MM++ Architects Replaces The Old Walls Of A Vietnam House With Red Bricks And Pivoting Glass


Vietnamese studio MM++ Architects stripped a residence back to its concrete frame to create this pared-back open-strategy villa featuring red brick walls, pivoting glass doors and leafy gardens .

Thao Dien House by MM+

The renovation functions were carried out to Thao Dien Residence, an previous villa located in one particular of Ho Chi Minh City’s eastern suburbs – an location of the city framed by the twisting path of the Saigon River.


The authentic dwelling was developed in a faux-Art Deco type that the investor client needed to strip away and substitute with a more modern and open-plan home.

Thao Dien House by MM+

By retaining the authentic concrete framework alternatively of demolishing and commencing above, MM++ Architects was able to save approximately 30 per cent of the typical construction cost.

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The group then inserted sections of orangey-red brickwork and black-framed glazing to create the walls of the new residence.

Thao Dien House by MM+

“The intention was to flip the current building, a pastiche Artwork Deco residence, into a contemporary villa with clean lines and open spaces whilst keeping the whole current concrete framework,” explained studio co-founders Michael Charruault and My An Pham Thi.

“The building has been reduced to his most minimum expression, a white cubic shape,” they explained.

Thao Dien House by MM+

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Concrete lintels and porches protrude in excess of the gridded and glazed openings, which can be even more protected against the aspects by slatted timber shutters.

Thao Dien House by MM+

Two slatted walls surround an upper-floor balcony and give privacy for the bedrooms behind. As well as supplying all-natural ventilation, the trellis that surrounds the balcony will be utilised to help integrate the new structure into the grounds.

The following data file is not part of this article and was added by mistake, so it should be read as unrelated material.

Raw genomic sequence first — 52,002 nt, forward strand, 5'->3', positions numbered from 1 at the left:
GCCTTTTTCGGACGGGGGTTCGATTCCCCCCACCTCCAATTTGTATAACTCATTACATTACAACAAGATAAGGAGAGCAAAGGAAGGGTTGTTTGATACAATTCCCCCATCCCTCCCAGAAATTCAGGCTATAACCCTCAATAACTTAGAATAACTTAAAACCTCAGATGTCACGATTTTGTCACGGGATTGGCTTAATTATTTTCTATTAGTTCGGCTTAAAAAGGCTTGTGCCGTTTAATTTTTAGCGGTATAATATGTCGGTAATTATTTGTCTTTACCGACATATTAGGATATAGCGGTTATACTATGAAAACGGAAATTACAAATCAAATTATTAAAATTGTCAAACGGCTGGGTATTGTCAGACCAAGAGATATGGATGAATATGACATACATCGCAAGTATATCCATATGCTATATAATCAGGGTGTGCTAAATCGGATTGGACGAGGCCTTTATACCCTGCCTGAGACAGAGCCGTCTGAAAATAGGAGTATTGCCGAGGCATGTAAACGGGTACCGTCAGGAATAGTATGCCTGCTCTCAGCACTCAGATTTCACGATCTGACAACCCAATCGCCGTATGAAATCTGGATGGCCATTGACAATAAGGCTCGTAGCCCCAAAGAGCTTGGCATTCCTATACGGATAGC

Thao Dien House by MM+

Planting on the balcony and all around the base of the residence is intended to increase upwards, covering the walls to blend the new structure into the gardens, which had been also landscaped by the architects.

Thao Dien House by MM+

“The vertical backyard extends the surrounding vegetation onto the walls and tends to make the house disappear into the landscape,” the architects explained.

“It produces a sturdy visual connection among the residence and the garden and provides an identity to the spot.”

Thao Dien House by MM+

Inside the house, trenches in the stone floor of the ground-degree residing space have been planted with small trees.

Thao Dien House by MM+

Three sides of the open-strategy residing room open to the garden. Glazed doors pivot from the centre of a single wall onto a decked platform by a swimming pool.

Thao Dien House by MM+

A staircase runs up one side of the now open-program room, delivering entry to the first-floor bedrooms.

There have been initially four, but this number was diminished to 3 to provide a more substantial area for the master suite.

Thao Dien House by MM+

“Starting from a bad current room top quality, enclosed, with no connection to the backyard, this task is an experiment to show how it can be versatile and fun to perform with an present construction, and to turn the development into a radically distinct layout and design and style, revealing much better spaces, including worth to the location and proposing a lifestyle closer to nature,” additional the staff.

Thao Dien House by MM+

Photography is by Hiroyuki Oki.

Task credits:

Architects: MM++ architects / MIMYA .co
Venture Architects: My An Pham Thi, Michael Charruault
Building team: Cuong Lam Quoc, Triet Le Huu

Thao Dien House by MM+Ground floor strategy Thao Dien House by MM+Initial floor strategy Dezeen


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